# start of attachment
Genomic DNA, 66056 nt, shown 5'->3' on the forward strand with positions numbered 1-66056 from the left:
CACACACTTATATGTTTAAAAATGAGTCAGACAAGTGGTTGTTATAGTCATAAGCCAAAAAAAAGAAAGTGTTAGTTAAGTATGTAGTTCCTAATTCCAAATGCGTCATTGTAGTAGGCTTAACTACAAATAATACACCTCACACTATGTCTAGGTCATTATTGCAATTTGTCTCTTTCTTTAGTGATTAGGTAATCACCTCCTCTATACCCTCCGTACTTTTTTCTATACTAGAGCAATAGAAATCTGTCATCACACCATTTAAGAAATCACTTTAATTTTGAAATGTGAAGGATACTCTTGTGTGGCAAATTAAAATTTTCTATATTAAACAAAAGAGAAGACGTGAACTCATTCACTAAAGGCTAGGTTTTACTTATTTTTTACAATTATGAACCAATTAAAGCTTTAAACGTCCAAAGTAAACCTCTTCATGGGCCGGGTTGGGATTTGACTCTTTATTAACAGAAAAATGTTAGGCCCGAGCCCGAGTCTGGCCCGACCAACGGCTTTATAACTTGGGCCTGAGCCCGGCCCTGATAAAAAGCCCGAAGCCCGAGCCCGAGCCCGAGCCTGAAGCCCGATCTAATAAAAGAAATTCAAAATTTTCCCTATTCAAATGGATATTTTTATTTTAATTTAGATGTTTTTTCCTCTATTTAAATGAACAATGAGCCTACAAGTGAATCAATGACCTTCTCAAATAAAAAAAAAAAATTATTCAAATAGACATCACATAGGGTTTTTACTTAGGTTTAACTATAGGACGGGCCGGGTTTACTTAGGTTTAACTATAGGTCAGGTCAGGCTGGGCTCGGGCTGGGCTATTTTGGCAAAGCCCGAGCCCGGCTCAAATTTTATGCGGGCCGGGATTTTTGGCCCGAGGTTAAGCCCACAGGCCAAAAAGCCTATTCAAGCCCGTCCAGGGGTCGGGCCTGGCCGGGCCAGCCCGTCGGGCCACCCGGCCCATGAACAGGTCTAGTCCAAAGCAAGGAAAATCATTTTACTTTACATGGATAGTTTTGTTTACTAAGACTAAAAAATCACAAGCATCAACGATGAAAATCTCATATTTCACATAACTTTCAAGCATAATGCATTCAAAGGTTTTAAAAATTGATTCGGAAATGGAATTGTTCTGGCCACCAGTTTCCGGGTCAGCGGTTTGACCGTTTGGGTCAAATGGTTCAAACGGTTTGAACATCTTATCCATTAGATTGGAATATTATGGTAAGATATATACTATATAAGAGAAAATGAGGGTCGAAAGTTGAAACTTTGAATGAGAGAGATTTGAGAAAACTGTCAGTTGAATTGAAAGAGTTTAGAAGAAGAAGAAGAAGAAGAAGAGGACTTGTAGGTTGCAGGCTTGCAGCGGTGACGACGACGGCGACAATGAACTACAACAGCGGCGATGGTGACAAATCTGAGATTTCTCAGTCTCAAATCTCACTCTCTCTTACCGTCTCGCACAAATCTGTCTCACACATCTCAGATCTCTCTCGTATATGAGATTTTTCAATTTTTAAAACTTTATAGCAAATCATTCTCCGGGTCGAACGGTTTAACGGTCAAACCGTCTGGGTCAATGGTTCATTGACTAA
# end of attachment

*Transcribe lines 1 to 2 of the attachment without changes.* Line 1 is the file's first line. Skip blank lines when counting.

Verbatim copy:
Genomic DNA, 66056 nt, shown 5'->3' on the forward strand with positions numbered 1-66056 from the left:
CACACACTTATATGTTTAAAAATGAGTCAGACAAGTGGTTGTTATAGTCATAAGCCAAAAAAAAGAAAGTGTTAGTTAAGTATGTAGTTCCTAATTCCAAATGCGTCATTGTAGTAGGCTTAACTACAAATAATACACCTCACACTATGTCTAGGTCATTATTGCAATTTGTCTCTTTCTTTAGTGATTAGGTAATCACCTCCTCTATACCCTCCGTACTTTTTTCTATACTAGAGCAATAGAAATCTGTCATCACACCATTTAAGAAATCACTTTAATTTTGAAATGTGAAGGATACTCTTGTGTGGCAAATTAAAATTTTCTATATTAAACAAAAGAGAAGACGTGAACTCATTCACTAAAGGCTAGGTTTTACTTATTTTTTACAATTATGAACCAATTAAAGCTTTAAACGTCCAAAGTAAACCTCTTCATGGGCCGGGTTGGGATTTGACTCTTTATTAACAGAAAAATGTTAGGCCCGAGCCCGAGTCTGGCCCGACCAACGGCTTTATAACTTGGGCCTGAGCCCGGCCCTGATAAAAAGCCCGAAGCCCGAGCCCGAGCCCGAGCCTGAAGCCCGATCTAATAAAAGAAATTCAAAATTTTCCCTATTCAAATGGATATTTTTATTTTAATTTAGATGTTTTTTCCTCTATTTAAATGAACAATGAGCCTACAAGTGAATCAATGACCTTCTCAAATAAAAAAAAAAAATTATTCAAATAGACATCACATAGGGTTTTTACTTAGGTTTAACTATAGGACGGGCCGGGTTTACTTAGGTTTAACTATAGGTCAGGTCAGGCTGGGCTCGGGCTGGGCTATTTTGGCAAAGCCCGAGCCCGGCTCAAATTTTATGCGGGCCGGGATTTTTGGCCCGAGGTTAAGCCCACAGGCCAAAAAGCCTATTCAAGCCCGTCCAGGGGTCGGGCCTGGCCGGGCCAGCCCGTCGGGCCACCCGGCCCATGAACAGGTCTAGTCCAAAGCAAGGAAAATCATTTTACTTTACATGGATAGTTTTGTTTACTAAGACTAAAAAATCACAAGCATCAACGATGAAAATCTCATATTTCACATAACTTTCAAGCATAATGCATTCAAAGGTTTTAAAAATTGATTCGGAAATGGAATTGTTCTGGCCACCAGTTTCCGGGTCAGCGGTTTGACCGTTTGGGTCAAATGGTTCAAACGGTTTGAACATCTTATCCATTAGATTGGAATATTATGGTAAGATATATACTATATAAGAGAAAATGAGGGTCGAAAGTTGAAACTTTGAATGAGAGAGATTTGAGAAAACTGTCAGTTGAATTGAAAGAGTTTAGAAGAAGAAGAAGAAGAAGAAGAGGACTTGTAGGTTGCAGGCTTGCAGCGGTGACGACGACGGCGACAATGAACTACAACAGCGGCGATGGTGACAAATCTGAGATTTCTCAGTCTCAAATCTCACTCTCTCTTACCGTCTCGCACAAATCTGTCTCACACATCTCAGATCTCTCTCGTATATGAGATTTTTCAATTTTTAAAACTTTATAGCAAATCATTCTCCGGGTCGAACGGTTTAACGGTCAAACCGTCTGGGTCAATGGTTCATTGACTAA